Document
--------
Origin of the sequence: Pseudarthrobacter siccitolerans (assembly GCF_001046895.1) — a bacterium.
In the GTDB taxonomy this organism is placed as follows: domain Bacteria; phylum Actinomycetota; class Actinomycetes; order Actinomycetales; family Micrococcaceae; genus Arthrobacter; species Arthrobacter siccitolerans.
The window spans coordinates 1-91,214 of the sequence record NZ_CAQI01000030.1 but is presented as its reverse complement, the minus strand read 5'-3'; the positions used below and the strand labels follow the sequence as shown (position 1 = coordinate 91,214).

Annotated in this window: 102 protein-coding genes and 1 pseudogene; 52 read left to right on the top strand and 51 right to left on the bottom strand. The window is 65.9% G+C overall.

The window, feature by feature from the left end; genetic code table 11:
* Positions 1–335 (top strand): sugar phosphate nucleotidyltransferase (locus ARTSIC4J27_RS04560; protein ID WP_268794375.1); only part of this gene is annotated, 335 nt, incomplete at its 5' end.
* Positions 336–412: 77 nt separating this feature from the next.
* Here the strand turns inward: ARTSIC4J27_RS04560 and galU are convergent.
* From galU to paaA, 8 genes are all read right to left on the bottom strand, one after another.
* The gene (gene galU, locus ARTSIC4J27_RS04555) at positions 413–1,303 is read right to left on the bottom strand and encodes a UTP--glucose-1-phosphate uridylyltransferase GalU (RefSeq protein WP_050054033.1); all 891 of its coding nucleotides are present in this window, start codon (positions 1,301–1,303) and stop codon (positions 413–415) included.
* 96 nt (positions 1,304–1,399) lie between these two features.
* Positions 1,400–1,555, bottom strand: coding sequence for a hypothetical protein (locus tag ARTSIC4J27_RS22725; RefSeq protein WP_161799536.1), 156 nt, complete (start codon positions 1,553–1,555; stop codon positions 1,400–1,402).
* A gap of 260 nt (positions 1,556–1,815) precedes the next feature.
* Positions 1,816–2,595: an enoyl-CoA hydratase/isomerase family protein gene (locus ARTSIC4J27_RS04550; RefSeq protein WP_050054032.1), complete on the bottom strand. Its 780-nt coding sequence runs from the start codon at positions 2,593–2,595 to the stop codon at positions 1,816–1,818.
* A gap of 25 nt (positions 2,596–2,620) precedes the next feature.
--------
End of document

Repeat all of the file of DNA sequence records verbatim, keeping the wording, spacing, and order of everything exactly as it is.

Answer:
Origin of the sequence: Pseudarthrobacter siccitolerans (assembly GCF_001046895.1) — a bacterium.
In the GTDB taxonomy this organism is placed as follows: domain Bacteria; phylum Actinomycetota; class Actinomycetes; order Actinomycetales; family Micrococcaceae; genus Arthrobacter; species Arthrobacter siccitolerans.
The window spans coordinates 1-91,214 of the sequence record NZ_CAQI01000030.1 but is presented as its reverse complement, the minus strand read 5'-3'; the positions used below and the strand labels follow the sequence as shown (position 1 = coordinate 91,214).

Annotated in this window: 102 protein-coding genes and 1 pseudogene; 52 read left to right on the top strand and 51 right to left on the bottom strand. The window is 65.9% G+C overall.

The window, feature by feature from the left end; genetic code table 11:
* Positions 1–335 (top strand): sugar phosphate nucleotidyltransferase (locus ARTSIC4J27_RS04560; protein ID WP_268794375.1); only part of this gene is annotated, 335 nt, incomplete at its 5' end.
* Positions 336–412: 77 nt separating this feature from the next.
* Here the strand turns inward: ARTSIC4J27_RS04560 and galU are convergent.
* From galU to paaA, 8 genes are all read right to left on the bottom strand, one after another.
* The gene (gene galU, locus ARTSIC4J27_RS04555) at positions 413–1,303 is read right to left on the bottom strand and encodes a UTP--glucose-1-phosphate uridylyltransferase GalU (RefSeq protein WP_050054033.1); all 891 of its coding nucleotides are present in this window, start codon (positions 1,301–1,303) and stop codon (positions 413–415) included.
* 96 nt (positions 1,304–1,399) lie between these two features.
* Positions 1,400–1,555, bottom strand: coding sequence for a hypothetical protein (locus tag ARTSIC4J27_RS22725; RefSeq protein WP_161799536.1), 156 nt, complete (start codon positions 1,553–1,555; stop codon positions 1,400–1,402).
* A gap of 260 nt (positions 1,556–1,815) precedes the next feature.
* Positions 1,816–2,595: an enoyl-CoA hydratase/isomerase family protein gene (locus ARTSIC4J27_RS04550; RefSeq protein WP_050054032.1), complete on the bottom strand. Its 780-nt coding sequence runs from the start codon at positions 2,593–2,595 to the stop codon at positions 1,816–1,818.
* A gap of 25 nt (positions 2,596–2,620) precedes the next feature.